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Wednesday, October 26, 2011

Turkish Tomato Rice - Domatesli Pilav



From the kitchen of One Perfect Bite...Most Turkish food is mildly flavored and this lovely tomato rice is no exception. It lends beautiful color to a plate and it is a perfect foil to those dishes that are more highly spiced. It is wonderful accompaniment for Turkish meatballs, chops and kebabs. I have, of course, returned from our trip with recipes and cookbooks galore and have three possible versions of this dish on hand. I've chosen the easiest of them to share with you in order to keep translation to a minimum. Metric conversion is not the problem. Most Turkish recipes are written in the same way our grandmother's recipes were written and it is commonplace to see measurements given in forms that can bedevil an unsuspecting cook. A recipe may call for a tea cup of this or a coffee cup or glass of that. Then there is the distinction between the spoon, tea spoon, soup spoon and dessert spoon, each of which designates a unique quantity. At first, I thought it would be fun to post these recipes as they were written, but then realized the humor would be fleeting and your patience short-lived. So, I'll be translating the recipes I share with you and use measurements that you are more familiar with. Believe it or not, some of my new cookbooks actually have conversion tables to assist in this task. That's how I know a Turkish tea cup is equal to 4/5 of an American measuring cup, but only 2/3 of a British breakfast cup. I won't even go into the spoon thing because the conversion tables are contradictory. Fortunately, I brought home a complete set of Turkish spoons and will use them when there is confusion. The food makes all of this worthwhile and there are truly glories that come from the Turkish kitchen. I know those of you who try this recipe will really like this rice. Here's how it is made.

Turkish Tomato Rice - Domatesli Pilav...from the kitchen of One Perfect Bite courtesy of Neset Eren

Ingredients:

1-1/2 cups long grain rice
Salt to taste
4 medium tomatoes, skinned and chopped
6 tablespoons butter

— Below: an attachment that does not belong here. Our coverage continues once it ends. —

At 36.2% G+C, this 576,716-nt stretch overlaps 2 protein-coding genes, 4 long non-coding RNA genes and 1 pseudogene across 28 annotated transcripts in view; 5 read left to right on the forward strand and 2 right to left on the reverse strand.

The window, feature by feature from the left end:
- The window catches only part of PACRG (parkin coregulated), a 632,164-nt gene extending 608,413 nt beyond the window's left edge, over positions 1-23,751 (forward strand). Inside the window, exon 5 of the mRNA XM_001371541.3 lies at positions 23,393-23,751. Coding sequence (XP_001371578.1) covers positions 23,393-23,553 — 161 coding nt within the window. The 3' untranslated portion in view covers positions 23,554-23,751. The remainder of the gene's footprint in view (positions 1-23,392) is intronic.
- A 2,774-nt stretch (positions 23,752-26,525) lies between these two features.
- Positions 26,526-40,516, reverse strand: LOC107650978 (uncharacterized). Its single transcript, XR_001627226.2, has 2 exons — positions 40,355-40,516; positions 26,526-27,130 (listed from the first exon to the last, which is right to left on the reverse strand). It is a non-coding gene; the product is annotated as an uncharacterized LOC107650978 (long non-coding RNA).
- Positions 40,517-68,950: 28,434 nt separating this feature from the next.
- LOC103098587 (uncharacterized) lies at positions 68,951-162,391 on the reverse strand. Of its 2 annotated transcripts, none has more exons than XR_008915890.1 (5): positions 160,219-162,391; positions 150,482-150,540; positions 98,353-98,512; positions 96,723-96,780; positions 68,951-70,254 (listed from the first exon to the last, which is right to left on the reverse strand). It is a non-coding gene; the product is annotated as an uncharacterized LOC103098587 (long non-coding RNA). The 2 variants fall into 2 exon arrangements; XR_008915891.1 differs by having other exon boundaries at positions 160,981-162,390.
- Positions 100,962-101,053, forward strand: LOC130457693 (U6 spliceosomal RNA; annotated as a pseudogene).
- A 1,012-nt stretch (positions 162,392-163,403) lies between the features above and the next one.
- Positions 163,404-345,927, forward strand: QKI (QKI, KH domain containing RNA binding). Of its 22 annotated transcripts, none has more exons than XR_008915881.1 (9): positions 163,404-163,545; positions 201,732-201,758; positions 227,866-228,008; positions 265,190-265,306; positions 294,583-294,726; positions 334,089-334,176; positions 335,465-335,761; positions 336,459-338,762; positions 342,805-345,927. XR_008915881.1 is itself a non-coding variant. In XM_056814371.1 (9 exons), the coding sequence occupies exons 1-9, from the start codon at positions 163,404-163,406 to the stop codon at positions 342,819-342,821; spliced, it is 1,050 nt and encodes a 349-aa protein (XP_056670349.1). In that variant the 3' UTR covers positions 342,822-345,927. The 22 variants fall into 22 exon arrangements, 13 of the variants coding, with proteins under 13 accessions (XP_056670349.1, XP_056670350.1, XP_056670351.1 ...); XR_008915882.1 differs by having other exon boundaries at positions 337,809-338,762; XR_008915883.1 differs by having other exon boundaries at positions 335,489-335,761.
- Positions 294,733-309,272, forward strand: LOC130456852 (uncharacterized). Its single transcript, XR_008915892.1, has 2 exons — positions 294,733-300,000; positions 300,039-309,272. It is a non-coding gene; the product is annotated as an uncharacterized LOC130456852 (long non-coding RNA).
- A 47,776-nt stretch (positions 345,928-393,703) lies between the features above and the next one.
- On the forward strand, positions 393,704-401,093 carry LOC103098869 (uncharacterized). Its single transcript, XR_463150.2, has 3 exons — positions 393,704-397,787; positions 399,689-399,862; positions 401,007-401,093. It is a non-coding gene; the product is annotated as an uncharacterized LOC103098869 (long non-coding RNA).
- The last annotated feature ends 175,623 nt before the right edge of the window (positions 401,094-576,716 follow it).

2-1/2 cups beef or chicken broth
Pepper to taste
Directions:
1) Place rice in a bowl. Add 1 teaspoon salt and cover with hot water. Stir and allow to cool. Once it's cool, drain and set aside.
2) Cook tomatoes in butter over medium heat in a heavy saucepan, stirring occasionally until a paste forms, about 30 minutes. Stir constantly towards end of cooking to prevent tomatoes from burning. Add broth, salt, and pepper, and boil for 2 minutes. Add rice while the broth is still boiling. Stir once, then cover and cook on high heat, without stirring, for 5 minutes. Turn heat down to low, keep covered, and cook until liquid is absorbed, about 15 minutes. Remove from heat and discard tomato skins with a slotted spoon. Place a cloth napkin over saucepan, and then recover pan with lid. Let it sit, covered, for 40 minutes. Transfer to a serving dish. Yield: 6 servings.









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27 comments:

Ginny said...

So pretty, and so easy! I had no idea that Turkish meals were ,mildly flavored.

Chiara said...

Turkish cuisine such as Greek cuisine is rich in flavor, I love them both! This rice is very versatile and can be served as an accompaniment to many dishes, thanks for sharing it, I wish you a good day Mary...

Dzoli said...

I know pilav ,we make it a lot in our home country.It is absolutely delicious;)

Simple cake recipes said...

looks lovely and I'm sure it's very tasty!

Alessandra said...

I rarely use cups, so difficult as they change size in many countries, so thank you for the conversion :-), and the rice looks delicious!